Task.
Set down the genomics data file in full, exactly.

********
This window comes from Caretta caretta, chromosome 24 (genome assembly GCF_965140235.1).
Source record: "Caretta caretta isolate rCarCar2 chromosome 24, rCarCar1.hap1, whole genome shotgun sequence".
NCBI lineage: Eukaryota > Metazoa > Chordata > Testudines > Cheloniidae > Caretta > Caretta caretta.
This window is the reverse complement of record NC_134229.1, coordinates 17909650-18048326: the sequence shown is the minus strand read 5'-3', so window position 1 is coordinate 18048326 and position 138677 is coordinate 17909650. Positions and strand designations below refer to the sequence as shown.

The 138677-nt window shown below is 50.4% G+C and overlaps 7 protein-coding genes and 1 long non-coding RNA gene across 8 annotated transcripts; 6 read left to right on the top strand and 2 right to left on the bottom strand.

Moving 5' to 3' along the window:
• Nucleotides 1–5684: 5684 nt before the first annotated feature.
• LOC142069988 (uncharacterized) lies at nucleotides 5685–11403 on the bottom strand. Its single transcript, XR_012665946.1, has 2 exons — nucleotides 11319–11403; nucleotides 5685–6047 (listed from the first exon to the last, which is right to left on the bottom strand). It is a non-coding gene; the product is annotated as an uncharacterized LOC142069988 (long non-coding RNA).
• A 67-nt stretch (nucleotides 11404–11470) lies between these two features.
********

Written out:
This window comes from Caretta caretta, chromosome 24 (genome assembly GCF_965140235.1).
Source record: "Caretta caretta isolate rCarCar2 chromosome 24, rCarCar1.hap1, whole genome shotgun sequence".
NCBI lineage: Eukaryota > Metazoa > Chordata > Testudines > Cheloniidae > Caretta > Caretta caretta.
This window is the reverse complement of record NC_134229.1, coordinates 17909650-18048326: the sequence shown is the minus strand read 5'-3', so window position 1 is coordinate 18048326 and position 138677 is coordinate 17909650. Positions and strand designations below refer to the sequence as shown.

The 138677-nt window shown below is 50.4% G+C and overlaps 7 protein-coding genes and 1 long non-coding RNA gene across 8 annotated transcripts; 6 read left to right on the top strand and 2 right to left on the bottom strand.

Moving 5' to 3' along the window:
• Nucleotides 1–5684: 5684 nt before the first annotated feature.
• LOC142069988 (uncharacterized) lies at nucleotides 5685–11403 on the bottom strand. Its single transcript, XR_012665946.1, has 2 exons — nucleotides 11319–11403; nucleotides 5685–6047 (listed from the first exon to the last, which is right to left on the bottom strand). It is a non-coding gene; the product is annotated as an uncharacterized LOC142069988 (long non-coding RNA).
• A 67-nt stretch (nucleotides 11404–11470) lies between these two features.